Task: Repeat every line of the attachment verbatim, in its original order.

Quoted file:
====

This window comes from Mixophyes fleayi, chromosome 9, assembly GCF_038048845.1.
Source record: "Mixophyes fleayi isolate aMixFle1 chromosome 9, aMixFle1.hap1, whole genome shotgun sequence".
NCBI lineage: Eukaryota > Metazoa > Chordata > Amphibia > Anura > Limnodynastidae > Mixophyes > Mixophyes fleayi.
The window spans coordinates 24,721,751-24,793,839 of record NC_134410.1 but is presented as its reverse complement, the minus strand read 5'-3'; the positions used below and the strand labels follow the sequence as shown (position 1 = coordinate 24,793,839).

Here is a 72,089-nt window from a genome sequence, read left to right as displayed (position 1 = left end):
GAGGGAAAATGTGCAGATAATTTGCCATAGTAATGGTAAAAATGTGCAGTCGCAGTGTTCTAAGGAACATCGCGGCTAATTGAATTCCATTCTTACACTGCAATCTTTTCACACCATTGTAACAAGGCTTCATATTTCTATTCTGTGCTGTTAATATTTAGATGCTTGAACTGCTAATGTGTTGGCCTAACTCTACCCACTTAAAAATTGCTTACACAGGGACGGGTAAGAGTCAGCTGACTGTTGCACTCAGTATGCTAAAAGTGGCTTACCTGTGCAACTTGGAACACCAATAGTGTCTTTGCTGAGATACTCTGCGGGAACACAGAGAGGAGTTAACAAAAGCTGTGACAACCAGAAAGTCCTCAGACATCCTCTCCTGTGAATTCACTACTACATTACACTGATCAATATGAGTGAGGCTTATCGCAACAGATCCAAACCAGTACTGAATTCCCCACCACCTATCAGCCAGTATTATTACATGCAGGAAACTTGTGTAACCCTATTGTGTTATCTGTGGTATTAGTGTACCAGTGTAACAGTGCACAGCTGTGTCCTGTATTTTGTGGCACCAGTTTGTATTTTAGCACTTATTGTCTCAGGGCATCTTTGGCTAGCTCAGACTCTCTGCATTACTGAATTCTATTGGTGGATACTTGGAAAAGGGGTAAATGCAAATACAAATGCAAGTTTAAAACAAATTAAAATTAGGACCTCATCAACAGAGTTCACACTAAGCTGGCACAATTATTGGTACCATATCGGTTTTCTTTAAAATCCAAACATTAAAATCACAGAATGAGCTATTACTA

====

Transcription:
This window comes from Mixophyes fleayi, chromosome 9, assembly GCF_038048845.1.
Source record: "Mixophyes fleayi isolate aMixFle1 chromosome 9, aMixFle1.hap1, whole genome shotgun sequence".
NCBI lineage: Eukaryota > Metazoa > Chordata > Amphibia > Anura > Limnodynastidae > Mixophyes > Mixophyes fleayi.
The window spans coordinates 24,721,751-24,793,839 of record NC_134410.1 but is presented as its reverse complement, the minus strand read 5'-3'; the positions used below and the strand labels follow the sequence as shown (position 1 = coordinate 24,793,839).

Here is a 72,089-nt window from a genome sequence, read left to right as displayed (position 1 = left end):
GAGGGAAAATGTGCAGATAATTTGCCATAGTAATGGTAAAAATGTGCAGTCGCAGTGTTCTAAGGAACATCGCGGCTAATTGAATTCCATTCTTACACTGCAATCTTTTCACACCATTGTAACAAGGCTTCATATTTCTATTCTGTGCTGTTAATATTTAGATGCTTGAACTGCTAATGTGTTGGCCTAACTCTACCCACTTAAAAATTGCTTACACAGGGACGGGTAAGAGTCAGCTGACTGTTGCACTCAGTATGCTAAAAGTGGCTTACCTGTGCAACTTGGAACACCAATAGTGTCTTTGCTGAGATACTCTGCGGGAACACAGAGAGGAGTTAACAAAAGCTGTGACAACCAGAAAGTCCTCAGACATCCTCTCCTGTGAATTCACTACTACATTACACTGATCAATATGAGTGAGGCTTATCGCAACAGATCCAAACCAGTACTGAATTCCCCACCACCTATCAGCCAGTATTATTACATGCAGGAAACTTGTGTAACCCTATTGTGTTATCTGTGGTATTAGTGTACCAGTGTAACAGTGCACAGCTGTGTCCTGTATTTTGTGGCACCAGTTTGTATTTTAGCACTTATTGTCTCAGGGCATCTTTGGCTAGCTCAGACTCTCTGCATTACTGAATTCTATTGGTGGATACTTGGAAAAGGGGTAAATGCAAATACAAATGCAAGTTTAAAACAAATTAAAATTAGGACCTCATCAACAGAGTTCACACTAAGCTGGCACAATTATTGGTACCATATCGGTTTTCTTTAAAATCCAAACATTAAAATCACAGAATGAGCTATTACTA